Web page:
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Category:    Home > Reviews > Horror > Supernatural > Demonic Possession > Desolate (2013/Wild Eye/MVD DVD)

Desolate (2013/Wild Eye/MVD DVD)

Picture: C+ Sound: C Extras: B Film: D

Remember Everything For Soon There Will Be Nothing.

Depressing is the word that comes to find when describing Desolate - a cheaply shot independent film that takes place around an apocalyptic event in a city and stars a young man who loses the love of his life around the same time. Trying to channel Donnie Darko or something of the like, the film starts out with our main character (played by Jez Bonham) who drags a lawn chair down the street and sets it on a hilltop... waiting for the nuclear blast to happen. This one scene is almost interesting (though could have been shot wider and more cinematically) but then the film takes a sharp nose dive.

From here we enter a depressing date Jez has with a cute young woman where he quickly proves that he isn't over a recent breakup with his ex-girlfriend, who this girl happened to know by chance of fate (or plot convenience). Soon, young Jez starts drinking profusely and blaming his best friend for sleeping around with his ex. Before he knows it amidst his sulking, the apocalypse happens and monsters start literally banging on his door (sort of like M Night's The Village).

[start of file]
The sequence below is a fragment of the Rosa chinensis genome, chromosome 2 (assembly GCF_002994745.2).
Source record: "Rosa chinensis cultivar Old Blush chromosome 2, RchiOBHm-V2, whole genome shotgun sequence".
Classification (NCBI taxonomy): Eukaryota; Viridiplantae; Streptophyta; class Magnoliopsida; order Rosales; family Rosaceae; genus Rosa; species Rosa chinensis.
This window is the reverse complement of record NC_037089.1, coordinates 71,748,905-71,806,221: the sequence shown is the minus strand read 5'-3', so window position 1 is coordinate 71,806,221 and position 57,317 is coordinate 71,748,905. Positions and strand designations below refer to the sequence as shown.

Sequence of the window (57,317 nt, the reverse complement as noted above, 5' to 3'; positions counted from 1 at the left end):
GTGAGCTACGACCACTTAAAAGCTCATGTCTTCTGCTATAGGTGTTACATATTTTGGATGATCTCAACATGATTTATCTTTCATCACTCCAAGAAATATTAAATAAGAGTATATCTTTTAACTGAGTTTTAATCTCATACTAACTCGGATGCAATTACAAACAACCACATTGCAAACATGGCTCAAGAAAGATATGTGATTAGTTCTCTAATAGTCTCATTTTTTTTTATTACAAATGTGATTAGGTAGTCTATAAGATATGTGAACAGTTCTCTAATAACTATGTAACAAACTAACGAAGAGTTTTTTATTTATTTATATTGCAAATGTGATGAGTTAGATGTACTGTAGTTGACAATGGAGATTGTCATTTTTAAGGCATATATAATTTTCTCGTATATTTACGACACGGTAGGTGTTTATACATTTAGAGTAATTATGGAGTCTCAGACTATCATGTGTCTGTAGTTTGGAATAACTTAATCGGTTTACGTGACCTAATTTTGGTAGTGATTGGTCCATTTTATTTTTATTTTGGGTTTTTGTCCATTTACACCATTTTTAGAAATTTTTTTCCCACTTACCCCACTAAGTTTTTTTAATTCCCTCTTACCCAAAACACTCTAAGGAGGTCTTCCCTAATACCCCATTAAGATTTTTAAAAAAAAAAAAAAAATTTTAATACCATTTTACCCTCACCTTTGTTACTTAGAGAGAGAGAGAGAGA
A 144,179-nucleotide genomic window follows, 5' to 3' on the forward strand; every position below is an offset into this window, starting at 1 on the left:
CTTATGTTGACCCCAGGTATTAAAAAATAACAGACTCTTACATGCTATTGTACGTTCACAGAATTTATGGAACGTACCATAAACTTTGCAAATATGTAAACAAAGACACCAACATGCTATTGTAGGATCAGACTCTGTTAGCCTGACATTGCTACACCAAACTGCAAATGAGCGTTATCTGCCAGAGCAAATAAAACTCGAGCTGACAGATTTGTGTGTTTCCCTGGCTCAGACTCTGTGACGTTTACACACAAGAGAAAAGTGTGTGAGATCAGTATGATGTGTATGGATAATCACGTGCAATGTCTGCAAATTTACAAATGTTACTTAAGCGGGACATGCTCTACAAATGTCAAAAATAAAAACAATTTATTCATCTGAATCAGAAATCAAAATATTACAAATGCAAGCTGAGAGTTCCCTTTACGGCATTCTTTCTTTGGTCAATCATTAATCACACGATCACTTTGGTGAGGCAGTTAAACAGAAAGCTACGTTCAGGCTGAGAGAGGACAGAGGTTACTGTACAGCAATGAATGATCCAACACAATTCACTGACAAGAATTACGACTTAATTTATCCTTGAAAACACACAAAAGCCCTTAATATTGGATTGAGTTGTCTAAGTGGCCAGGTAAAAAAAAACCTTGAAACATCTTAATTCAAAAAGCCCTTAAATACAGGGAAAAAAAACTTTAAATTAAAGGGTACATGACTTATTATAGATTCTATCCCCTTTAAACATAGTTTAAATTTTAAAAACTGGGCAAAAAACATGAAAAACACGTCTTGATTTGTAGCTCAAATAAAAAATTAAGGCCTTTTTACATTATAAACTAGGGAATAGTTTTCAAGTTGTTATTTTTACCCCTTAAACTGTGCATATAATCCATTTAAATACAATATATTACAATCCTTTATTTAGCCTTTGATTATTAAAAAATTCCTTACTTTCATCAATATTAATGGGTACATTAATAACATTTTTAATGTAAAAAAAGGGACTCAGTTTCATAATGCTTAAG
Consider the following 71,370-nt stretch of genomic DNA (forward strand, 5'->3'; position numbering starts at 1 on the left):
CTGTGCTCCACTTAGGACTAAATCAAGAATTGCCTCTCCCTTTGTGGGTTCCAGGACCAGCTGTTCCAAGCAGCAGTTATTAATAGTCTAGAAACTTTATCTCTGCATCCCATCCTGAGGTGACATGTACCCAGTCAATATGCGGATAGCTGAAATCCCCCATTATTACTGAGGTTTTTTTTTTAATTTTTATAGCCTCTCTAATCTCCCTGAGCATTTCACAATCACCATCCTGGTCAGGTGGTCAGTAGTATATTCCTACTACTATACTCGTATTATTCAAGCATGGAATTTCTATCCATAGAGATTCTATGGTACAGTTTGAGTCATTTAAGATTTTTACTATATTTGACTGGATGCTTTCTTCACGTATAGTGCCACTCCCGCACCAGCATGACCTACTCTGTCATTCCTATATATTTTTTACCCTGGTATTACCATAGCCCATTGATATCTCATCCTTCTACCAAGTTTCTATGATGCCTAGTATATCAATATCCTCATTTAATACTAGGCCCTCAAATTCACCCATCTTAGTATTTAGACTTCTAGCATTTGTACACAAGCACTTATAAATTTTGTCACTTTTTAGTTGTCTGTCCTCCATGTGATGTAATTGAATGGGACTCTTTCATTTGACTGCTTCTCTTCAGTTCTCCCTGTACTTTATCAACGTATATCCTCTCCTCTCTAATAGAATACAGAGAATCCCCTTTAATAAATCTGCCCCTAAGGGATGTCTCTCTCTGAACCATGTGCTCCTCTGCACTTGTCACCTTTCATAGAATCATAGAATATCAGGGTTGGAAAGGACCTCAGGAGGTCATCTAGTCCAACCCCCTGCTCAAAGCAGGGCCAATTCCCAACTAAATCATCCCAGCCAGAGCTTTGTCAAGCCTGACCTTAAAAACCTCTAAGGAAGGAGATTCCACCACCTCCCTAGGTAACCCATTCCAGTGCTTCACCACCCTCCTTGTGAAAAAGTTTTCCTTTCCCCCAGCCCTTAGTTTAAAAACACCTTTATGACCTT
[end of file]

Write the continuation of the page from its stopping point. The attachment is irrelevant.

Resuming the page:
Desolate is just that and has no relatable characters as our lead is a complete jerk and his friends not much better. Coupled with close ups galore and a complete lack of style, the film comes off as amateur. Haven't these guys heard of wide shots or cinematic style? If you are going to do an end of the world-type story you have to be more original than just angsty.

This film must have been directly exported with no color correction or any sort of color scheme as the standard definition transfer fails to impress. The colors are dull and very video-like, with many shots out of focus and some scenes severely lacking contrast or saturation trading instead for monotone blues and grain. The audio is a lossy 2.0 Dolby Digital (barely?) Stereo track that isn't much to write home about either.

Special Features includes Director's Commentary, Making of Video Series, Behind The Scenes, and Previews of other releases.

All in all this film tries to be deep but instead makes you feel like you are watching a student film production. The acting is lacking as is the visual storytelling.

- James Harland Lockhart V



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